Any solution for the sharp ends on rolled steel edging overlaps?

Landscape Architecture for Landscape Architects Forums GENERAL DISCUSSION Any solution for the sharp ends on rolled steel edging overlaps?

This topic contains 1 reply, has 7 voices, and was last updated by  Nikolaos Miller 7 years, 11 months ago.

Viewing 15 posts - 1 through 15 (of 15 total)
  • Author
    Posts
  • #166522

    Melanie Reber, RLA
    Participant

    I have been searching for a solution to control the sharp edges on overlapped rolled steel edging in the landscape. Most projects are not an issue but when dealing with small residential installations, it is still a hazard to little feet or paws.

     

    Any bright ideals?

     

    Thanks in advance.

    #166536

    Nikolaos Miller
    Participant

    Are the sharp edges being caused by pounding the edging in during install?

    #166535

    Melanie Reber, RLA
    Participant

    That is a good question to which I don’t have an answer. I am usually not on site during the installs. I’ll have to ask our construction lead.

    #166534

    Nikolaos Miller
    Participant

    On residential jobs I avoided getting those sharp edges by loosing up the soil with a pick along the path of the edger and putting a wood block on top of the edger to beat on with the hand sledge. This added some time to install it, but we avoided lawsuits due to a pet or kid cutting their feet/paws on it.

    #166533

    A spade cut bed edge reduces your project cost and eliminates your problem all together.

    #166532

    Andrew Garulay, RLA
    Participant

    How are you connecting the steel? Are you overlapping it to allow for expansion and reduction for heat or are you solidly connecting?

    If you are overlapping, you could cut a 2 or 3″ radius on the upper corners of both strips and grind the edges so that there is no point or cut edge when they move.

    I either had them welded or used manufatured edging that were made to connect (back in the day) , so I never did what I just described.

    #166531

    Melanie Reber, RLA
    Participant

    Thank you Nikolaos. I will have to do some investigating on the current methods of installation.

    #166530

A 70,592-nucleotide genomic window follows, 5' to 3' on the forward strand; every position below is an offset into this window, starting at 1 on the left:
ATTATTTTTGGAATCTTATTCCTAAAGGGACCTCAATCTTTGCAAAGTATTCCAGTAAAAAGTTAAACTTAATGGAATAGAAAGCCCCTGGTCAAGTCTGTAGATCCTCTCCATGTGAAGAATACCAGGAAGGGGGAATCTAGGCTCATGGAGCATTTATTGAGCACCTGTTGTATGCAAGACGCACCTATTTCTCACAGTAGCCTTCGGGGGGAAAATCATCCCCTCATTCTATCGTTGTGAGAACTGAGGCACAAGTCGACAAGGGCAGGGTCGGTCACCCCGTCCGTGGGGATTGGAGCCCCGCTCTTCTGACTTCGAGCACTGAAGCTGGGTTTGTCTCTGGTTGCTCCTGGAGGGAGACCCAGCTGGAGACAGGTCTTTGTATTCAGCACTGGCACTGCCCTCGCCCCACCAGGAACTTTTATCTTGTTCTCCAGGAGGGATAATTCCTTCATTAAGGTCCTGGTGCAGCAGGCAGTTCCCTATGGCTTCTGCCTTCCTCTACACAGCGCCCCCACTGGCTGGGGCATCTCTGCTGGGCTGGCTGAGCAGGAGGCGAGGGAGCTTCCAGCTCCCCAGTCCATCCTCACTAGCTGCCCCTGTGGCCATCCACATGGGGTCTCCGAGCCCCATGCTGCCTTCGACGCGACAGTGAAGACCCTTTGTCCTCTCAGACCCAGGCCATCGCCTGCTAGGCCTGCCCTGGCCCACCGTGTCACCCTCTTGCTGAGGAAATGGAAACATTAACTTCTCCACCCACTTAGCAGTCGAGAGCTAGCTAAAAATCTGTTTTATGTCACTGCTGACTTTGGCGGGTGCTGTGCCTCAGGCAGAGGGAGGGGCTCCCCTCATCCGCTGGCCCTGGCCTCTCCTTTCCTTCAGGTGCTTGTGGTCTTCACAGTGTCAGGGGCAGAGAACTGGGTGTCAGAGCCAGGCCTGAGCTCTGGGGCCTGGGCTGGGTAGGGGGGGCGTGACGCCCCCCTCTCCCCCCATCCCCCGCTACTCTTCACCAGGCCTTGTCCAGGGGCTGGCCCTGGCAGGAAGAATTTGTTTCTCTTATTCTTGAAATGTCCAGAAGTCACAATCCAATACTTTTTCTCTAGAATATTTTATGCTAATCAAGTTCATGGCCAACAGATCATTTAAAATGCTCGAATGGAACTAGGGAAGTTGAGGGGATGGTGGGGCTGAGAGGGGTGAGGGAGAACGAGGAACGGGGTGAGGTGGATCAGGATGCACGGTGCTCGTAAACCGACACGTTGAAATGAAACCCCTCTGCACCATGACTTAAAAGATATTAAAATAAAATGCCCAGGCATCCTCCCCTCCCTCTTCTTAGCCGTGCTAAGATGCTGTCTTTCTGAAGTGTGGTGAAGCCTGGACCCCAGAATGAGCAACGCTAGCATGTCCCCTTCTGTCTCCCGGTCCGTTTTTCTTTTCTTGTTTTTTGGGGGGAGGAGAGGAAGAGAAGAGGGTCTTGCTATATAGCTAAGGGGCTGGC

Melanie Reber, RLA
    Participant

    Hi Dennis,
    yes that is my personal favorite on edging choices… but does not always work as a low maintenence/low cost choice for a separation barrier between sod/mulch, sod/rock, etc. Especially when dealing with slopes.

    #166529

    Melanie Reber, RLA
    Participant

    Andrew, the edges are currently being overlapped about 6 inches and then rounded U-shaped stakes are used to hold them in place. Welding is not an option as it is too cost prohibitive. Grinding would certainly work, but would also fall on the costly side for this type of application.

    #166528

    Thomas J. Johnson
    Participant

    +1 for Spade

    or baring that…

    +1 for Grind. Flesh will still lose to steel, even if it’s rounded, with enough force, such as kids playing, running, falling on it…

    You got me thinking though (always a dangerous situation) and I may have something for you…

    #166527

    Tanya Olson
    Participant

    I use trex or other composite bender board instead of steel on projects with animals….

    #166526

    Andrew Garulay, RLA
    Participant

    You are losing me Melanie. Is it the rounded “U-shaped” stakes that are posing the hazard or the right angle at the top end of the steel?

    How low is the budget that you can’t take a few minutes to grind the corner down? If it is that low, you really do need to seek an alternative material because the safety issue has to come first.

    #166525

    Melanie Reber, RLA
    Participant

    Sorry about that… it is the top of the end of the edging itself that is too sharp. I honestly don’t know if it is due to a poor cut in the edging or simply an istallation issue. I will have to find out. I really don’t like the way they look overlapped anyway, so I suppose I am looking for a better solution to the whole finish of this type of edging. A premade cover for the overlap portion only or something similiar.

    I agree that safety is primary and that is why I am asking for suggestions. I’m just not too convinced that grinding is THE answer here. Even on small projects, we may be installing several hundred LF. If we were to go back and remove the stakes after installtion at each 10′ interval and grind each corner… sorry, but that just doesn’t seem like a practical answer. It may very well BE the answer… but before I concede, I would just like to know about other options. ( I DO appreciate your help)

    I also like Trex benderboard Tanya, but for some odd reason, it just isn’t popular here in Colorado.

    #166524

    Andrew Garulay, RLA
    Participant

    That is a bit of work as a retro-fix, but it really is not too bad for future work. Have you looked at permlok or other manufactured metal edging? It sounds like you are using plain steel strips with hooked stkes to hold them. I’d expect that they will be all over the place between summer heat and freeze/thaw.How has this faired over the years other than the sharp corners?

    We’ve always either welded them to rebar set below the edge or used one of the manufactured edges. You pay more for the manufactured stuff, but save on the labor and get good performance out of it.

    #166523

    Kimberly
    Participant

    I have similar questions and am looking into this: http://www.borderconcepts.com/products/browse/steel-edge-iron-edge. Is it similar to what you have been using that has been producing sharp edges? 

    I started a thread here because I’m trying to talk my boss into using steel edging on a project, but I’m concerned with safety and so is he. 

    https://land8.com/forum/topics/steel-edging

Viewing 15 posts - 1 through 15 (of 15 total)

You must be logged in to reply to this topic.

Lost Password

Register